Common Yendtse: Brock’s next president


2016 is shaping up to be quite a news-worthy year. Already we seem to be inundated with new stories and updates, day-in and day-out on the race for the next president of the United States. Yet, locally in 2016, Niagara will focus on finding the next president of Brock.

As Dr. Jack Lightstone prepares to depart the University after nearly a decade at the helm there are some worthwhile takeaways to note. The fateful dance with financial peril has left the university divided, and while this is something we see we cannot allow this divide to become our identity. When a student looks to apply to Brock University they do not see the academics or the faculty or the staff or the Senior administration, even for most students, graduates and alumni, these divisions do not exist beyond a simple sheet of paper. That is where these divisions should remain. At the end of the day, there’s only one Brock and we all have the same goal; we want success for the students and for the institution.

In the last 10 years, Brock has become a high class institution with a core that can hold its own on the provincial and national stages. That being said, this is not the peak of Brock’s success. Brock still languishes in its identity, its persona, lacking a presence of culture that would make it instantly recognizable. The next President must work to achieve this, to chart a new direction for Brock and work with various stakeholder groups to address concerns that may arise in a way that satisfies those parties and addresses key shortfalls.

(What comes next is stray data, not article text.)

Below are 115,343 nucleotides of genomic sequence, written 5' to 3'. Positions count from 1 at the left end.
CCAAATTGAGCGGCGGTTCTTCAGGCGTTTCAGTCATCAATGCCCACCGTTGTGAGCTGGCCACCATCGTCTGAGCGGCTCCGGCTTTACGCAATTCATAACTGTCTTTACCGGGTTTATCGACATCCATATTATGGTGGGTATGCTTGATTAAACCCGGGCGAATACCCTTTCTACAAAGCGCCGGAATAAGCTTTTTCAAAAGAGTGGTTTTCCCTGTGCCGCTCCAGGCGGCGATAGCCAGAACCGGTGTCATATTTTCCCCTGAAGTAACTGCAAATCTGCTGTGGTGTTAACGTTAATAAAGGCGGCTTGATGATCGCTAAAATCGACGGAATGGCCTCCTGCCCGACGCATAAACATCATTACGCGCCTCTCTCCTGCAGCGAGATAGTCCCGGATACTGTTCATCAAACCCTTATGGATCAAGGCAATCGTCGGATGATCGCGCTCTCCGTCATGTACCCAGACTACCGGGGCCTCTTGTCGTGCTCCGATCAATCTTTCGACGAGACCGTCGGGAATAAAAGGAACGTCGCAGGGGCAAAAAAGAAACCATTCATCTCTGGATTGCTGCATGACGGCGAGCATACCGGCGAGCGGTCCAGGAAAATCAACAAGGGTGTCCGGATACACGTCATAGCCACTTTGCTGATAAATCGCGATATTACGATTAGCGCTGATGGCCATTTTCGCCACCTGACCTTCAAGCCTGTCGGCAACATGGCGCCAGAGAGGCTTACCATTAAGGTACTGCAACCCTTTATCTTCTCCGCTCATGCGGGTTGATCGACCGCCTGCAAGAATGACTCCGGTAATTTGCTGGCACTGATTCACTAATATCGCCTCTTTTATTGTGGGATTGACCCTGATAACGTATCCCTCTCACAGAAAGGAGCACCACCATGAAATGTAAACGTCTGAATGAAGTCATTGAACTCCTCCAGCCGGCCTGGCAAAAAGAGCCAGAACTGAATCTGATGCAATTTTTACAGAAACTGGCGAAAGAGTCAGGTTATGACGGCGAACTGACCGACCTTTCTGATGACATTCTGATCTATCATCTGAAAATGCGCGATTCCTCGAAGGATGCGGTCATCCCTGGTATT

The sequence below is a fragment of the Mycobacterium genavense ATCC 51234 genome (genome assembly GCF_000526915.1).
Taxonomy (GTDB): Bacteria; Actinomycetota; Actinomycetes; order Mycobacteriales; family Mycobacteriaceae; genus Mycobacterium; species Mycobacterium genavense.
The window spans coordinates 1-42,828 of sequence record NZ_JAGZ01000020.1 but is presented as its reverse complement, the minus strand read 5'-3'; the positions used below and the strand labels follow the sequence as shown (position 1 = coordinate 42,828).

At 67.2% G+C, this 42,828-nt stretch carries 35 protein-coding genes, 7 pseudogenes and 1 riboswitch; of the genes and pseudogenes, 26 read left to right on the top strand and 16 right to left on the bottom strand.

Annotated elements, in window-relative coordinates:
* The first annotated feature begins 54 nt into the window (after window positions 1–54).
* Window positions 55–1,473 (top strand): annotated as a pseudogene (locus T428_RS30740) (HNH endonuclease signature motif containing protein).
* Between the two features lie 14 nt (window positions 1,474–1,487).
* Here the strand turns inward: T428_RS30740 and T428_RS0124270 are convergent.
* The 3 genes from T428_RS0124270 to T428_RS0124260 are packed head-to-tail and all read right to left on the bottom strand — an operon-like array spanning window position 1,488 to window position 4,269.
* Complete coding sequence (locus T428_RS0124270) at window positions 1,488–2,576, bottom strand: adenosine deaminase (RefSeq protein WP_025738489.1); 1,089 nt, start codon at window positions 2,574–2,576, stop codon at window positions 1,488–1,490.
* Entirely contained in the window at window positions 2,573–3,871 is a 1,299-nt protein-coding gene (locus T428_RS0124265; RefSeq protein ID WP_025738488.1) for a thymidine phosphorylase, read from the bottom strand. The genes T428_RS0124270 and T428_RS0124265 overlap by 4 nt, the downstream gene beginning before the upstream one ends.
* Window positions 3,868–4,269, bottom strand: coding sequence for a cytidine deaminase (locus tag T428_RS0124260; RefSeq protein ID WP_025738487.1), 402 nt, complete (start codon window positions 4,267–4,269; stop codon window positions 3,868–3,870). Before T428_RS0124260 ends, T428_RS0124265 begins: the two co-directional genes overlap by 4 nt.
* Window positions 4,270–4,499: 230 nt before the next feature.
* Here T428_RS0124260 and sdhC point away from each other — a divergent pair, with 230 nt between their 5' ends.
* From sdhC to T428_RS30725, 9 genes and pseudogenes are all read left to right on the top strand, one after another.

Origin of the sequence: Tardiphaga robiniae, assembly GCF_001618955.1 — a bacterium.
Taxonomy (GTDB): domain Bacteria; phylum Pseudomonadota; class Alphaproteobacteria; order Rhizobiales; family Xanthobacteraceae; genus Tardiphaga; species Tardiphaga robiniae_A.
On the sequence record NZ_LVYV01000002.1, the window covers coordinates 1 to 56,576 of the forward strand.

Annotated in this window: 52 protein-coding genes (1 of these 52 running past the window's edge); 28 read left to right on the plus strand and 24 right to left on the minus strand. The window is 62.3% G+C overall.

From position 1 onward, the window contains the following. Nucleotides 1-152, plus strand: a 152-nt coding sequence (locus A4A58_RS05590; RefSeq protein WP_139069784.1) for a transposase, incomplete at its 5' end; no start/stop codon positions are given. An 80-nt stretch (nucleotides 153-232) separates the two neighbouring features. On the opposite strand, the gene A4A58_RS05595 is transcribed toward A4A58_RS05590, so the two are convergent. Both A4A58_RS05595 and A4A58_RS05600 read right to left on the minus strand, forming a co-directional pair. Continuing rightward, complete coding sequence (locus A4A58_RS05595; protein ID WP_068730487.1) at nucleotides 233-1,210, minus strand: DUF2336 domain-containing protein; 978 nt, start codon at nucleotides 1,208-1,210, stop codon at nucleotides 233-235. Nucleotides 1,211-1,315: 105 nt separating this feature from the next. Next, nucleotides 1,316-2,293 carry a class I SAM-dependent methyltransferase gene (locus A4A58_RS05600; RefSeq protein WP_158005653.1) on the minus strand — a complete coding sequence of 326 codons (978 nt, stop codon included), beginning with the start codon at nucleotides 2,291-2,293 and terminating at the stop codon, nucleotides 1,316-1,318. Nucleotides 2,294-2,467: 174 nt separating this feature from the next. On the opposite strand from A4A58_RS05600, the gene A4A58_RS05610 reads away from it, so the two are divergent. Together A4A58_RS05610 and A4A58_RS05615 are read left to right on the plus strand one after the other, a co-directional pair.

If we use a ship analogy, the University now sits as a middle-aged warship, stuck in a dead calm upon the ocean. With no wind in the sails, listing ever more as it slowly takes on water from battle scars that were never fully mended. A storm can be seen approaching, dark and foreboding on the horizon, all the while the crew bickers and fights over scrubbing the keel, furling the mainsail and rationing what grog and rum, mutton and other limited food stuffs remain in the ships hold.

Our ship needs a captain, a captain who will bring together the crew, settle the fighting over the rations and set to the crew to work patching the leaks in the hull. A captain who will inspire us to row in the longboats to turn the ship around, to row to position ourselves to catch the wind at the cusp of the storm. We need a captain who will drive this crew to redirect this ship and ultimately, plot a course for where we will sail to next.

Brock is a beautiful ship, it has a fine and seasoned seafaring crew, it’s battered, bruised and battle tested, toting a large debt and financial problems. While it’s not the fastest, the biggest or the tallest, it’s nimble, strong and ready. We need a captain who will recognize that Brock is neither young, nor old, but is approaching its prime.

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